The Worst Resurrection Story

John 21:1-14 might be the worst resurrection story. I know I’m probably not supposed to say that, but I think it’s true. Right before it, you get Jesus breathing the Holy Spirit on his followers, which is a pretty big deal. Right after it, you get this emotional reconciliation with Peter. And sandwiched in between is this:

Later, Jesus himself appeared again to his disciples at the Sea of Tiberias. This is how it happened: 2 Simon Peter, Thomas (called Didymus), Nathanael from Cana in Galilee, Zebedee’s sons, and two other disciples were together. 3 Simon Peter told them, “I’m going fishing.”
They said, “We’ll go with you.” They set out in a boat, but throughout the night they caught nothing. 4 Early in the morning, Jesus stood on the shore, but the disciples didn’t realize it was Jesus.
5 Jesus called to them, “Children, have you caught anything to eat?”
They answered him, “No.”
6 He said, “Cast your net on the right side of the boat and you will find some.”
So they did, and there were so many fish that they couldn’t haul in the net. 7 Then the disciple whom Jesus loved said to Peter, “It’s the Lord!” When Simon Peter heard it was the Lord, he wrapped his coat around himself (for he was naked) and jumped into the water. 8 The other disciples followed in the boat, dragging the net full of fish, for they weren’t far from shore, only about one hundred yards.
9 When they landed, they saw a fire there, with fish on it, and some bread. 10 Jesus said to them, “Bring some of the fish that you’ve just caught.” 11 Simon Peter got up and pulled the net to shore. It was full of large fish, one hundred fifty-three of them. Yet the net hadn’t torn, even with so many fish. 12 Jesus said to them, “Come and have breakfast.” None of the disciples could bring themselves to ask him, “Who are you?” They knew it was the Lord. 13 Jesus came, took the bread, and gave it to them. He did the same with the fish. 14 This was now the third time Jesus appeared to his disciples after he was raised from the dead.

 A fishing trip followed by breakfast. Why would the writer include this? It’s fairly unremarkable, so much so that scholars debate even calling it a miracle. If you’re writing a book about someone’s life, chapter twenty would’ve been a great place to wrap up, but that doesn’t happen, so apparently there’s something worth discovering here about resurrection.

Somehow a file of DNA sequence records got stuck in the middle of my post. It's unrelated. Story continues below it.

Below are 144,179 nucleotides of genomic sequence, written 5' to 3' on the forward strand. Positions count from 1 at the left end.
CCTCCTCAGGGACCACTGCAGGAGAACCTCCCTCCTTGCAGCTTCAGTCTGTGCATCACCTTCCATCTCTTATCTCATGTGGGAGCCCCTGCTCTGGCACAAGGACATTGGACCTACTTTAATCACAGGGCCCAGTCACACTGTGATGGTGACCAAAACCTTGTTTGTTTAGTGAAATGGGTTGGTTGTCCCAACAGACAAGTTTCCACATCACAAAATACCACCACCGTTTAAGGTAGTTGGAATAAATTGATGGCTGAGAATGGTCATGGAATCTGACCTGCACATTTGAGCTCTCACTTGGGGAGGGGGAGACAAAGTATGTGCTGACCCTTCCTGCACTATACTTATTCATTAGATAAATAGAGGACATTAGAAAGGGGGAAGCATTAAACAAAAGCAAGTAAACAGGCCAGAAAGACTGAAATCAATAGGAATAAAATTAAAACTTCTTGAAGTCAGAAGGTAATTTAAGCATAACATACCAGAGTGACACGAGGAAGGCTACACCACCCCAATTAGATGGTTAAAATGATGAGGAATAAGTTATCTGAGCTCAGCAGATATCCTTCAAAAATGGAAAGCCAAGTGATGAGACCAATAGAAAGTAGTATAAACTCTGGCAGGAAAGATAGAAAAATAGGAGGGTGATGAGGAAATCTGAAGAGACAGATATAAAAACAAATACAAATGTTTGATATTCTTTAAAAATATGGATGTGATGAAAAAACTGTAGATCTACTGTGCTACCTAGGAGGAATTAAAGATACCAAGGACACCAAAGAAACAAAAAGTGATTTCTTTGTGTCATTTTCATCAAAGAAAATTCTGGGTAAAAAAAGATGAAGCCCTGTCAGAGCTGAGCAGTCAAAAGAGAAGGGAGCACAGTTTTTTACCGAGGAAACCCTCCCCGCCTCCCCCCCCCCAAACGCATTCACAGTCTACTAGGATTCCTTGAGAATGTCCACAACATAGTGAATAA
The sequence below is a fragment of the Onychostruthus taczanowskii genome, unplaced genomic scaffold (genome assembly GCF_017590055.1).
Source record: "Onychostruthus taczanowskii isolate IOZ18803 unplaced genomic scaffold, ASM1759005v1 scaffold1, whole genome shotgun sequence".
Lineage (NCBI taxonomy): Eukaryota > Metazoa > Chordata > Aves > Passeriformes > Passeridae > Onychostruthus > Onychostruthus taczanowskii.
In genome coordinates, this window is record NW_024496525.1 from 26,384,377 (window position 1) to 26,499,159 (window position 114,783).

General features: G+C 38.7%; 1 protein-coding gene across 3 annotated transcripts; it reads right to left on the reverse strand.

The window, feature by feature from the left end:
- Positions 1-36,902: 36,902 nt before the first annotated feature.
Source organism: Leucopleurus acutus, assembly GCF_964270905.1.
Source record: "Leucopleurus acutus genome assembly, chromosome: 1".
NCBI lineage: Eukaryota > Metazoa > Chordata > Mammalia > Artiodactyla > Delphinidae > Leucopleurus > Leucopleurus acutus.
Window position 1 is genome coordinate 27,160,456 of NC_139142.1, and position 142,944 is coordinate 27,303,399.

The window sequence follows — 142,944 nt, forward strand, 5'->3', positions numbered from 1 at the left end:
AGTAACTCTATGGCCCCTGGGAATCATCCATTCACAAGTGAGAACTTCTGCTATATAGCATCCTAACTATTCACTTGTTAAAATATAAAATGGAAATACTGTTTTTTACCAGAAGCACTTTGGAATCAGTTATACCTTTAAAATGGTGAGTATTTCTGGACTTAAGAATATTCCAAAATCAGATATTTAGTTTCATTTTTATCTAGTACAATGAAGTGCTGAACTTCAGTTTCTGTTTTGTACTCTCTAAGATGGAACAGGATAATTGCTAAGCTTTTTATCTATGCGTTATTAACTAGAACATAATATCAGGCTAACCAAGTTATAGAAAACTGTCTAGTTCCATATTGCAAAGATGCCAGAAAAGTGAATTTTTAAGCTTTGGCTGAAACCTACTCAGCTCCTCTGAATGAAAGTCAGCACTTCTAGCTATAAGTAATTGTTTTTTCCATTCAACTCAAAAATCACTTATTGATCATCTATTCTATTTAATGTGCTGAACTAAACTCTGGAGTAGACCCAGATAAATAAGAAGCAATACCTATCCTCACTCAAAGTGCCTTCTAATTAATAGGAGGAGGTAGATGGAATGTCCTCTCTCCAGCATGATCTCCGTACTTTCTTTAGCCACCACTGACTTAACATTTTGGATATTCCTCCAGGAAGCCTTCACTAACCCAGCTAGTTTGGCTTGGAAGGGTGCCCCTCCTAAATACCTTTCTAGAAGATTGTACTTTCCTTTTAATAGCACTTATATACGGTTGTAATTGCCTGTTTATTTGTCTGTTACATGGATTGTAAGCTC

In an attempt to find meaning in this oddly placed text, preachers and scholars have been incredibly judgmental of this fishing trip, suggesting that it somehow represented the disciples’ failure to live into the vision Jesus had for them. But I don’t think we need to judge their fishing adventure so harshly. In reality, they probably just needed to eat. They probably survived off of the generosity of others for the three years of Jesus’ ministry, and there’s a good chance that was drying up. 

So rather than judge it, I think we need to let this story be a little mundane, and see where it takes us. Let’s start at the beginning. John says Jesus “revealed” himself to the disciples (the translation above uses "appeared", but "revealed" is probably more accurate). That term had some background to it. In a lot of Jewish circles, when resurrection was revealed and experienced, it would be a huge deal. In fact, many thought it would be the end of the world. It was supposed to be centered in Jerusalem, and God would bring judgment and justice that finally set things right. It would be an undeniably flashy event that all of creation would see. 
But that’s not how resurrection is revealed here. Instead, resurrection is revealed in the middle of nowhere, to no fanfare, on an early morning fishing trip. Resurrection isn’t what we thought. It’s not always flashy and life-changing. Sometimes it’s slow and barely noticed. It happens in the simple moments of our life, when we choose to orient our life in the direction of love, forgiveness, generosity and hope. Don’t miss all of the small resurrection moments waiting for a big one. Resurrection is available here and now, in every moment of our lives. As George Beasley-Murray said, “"The end of all things had come into history, not as its conclusion, but for its remaking."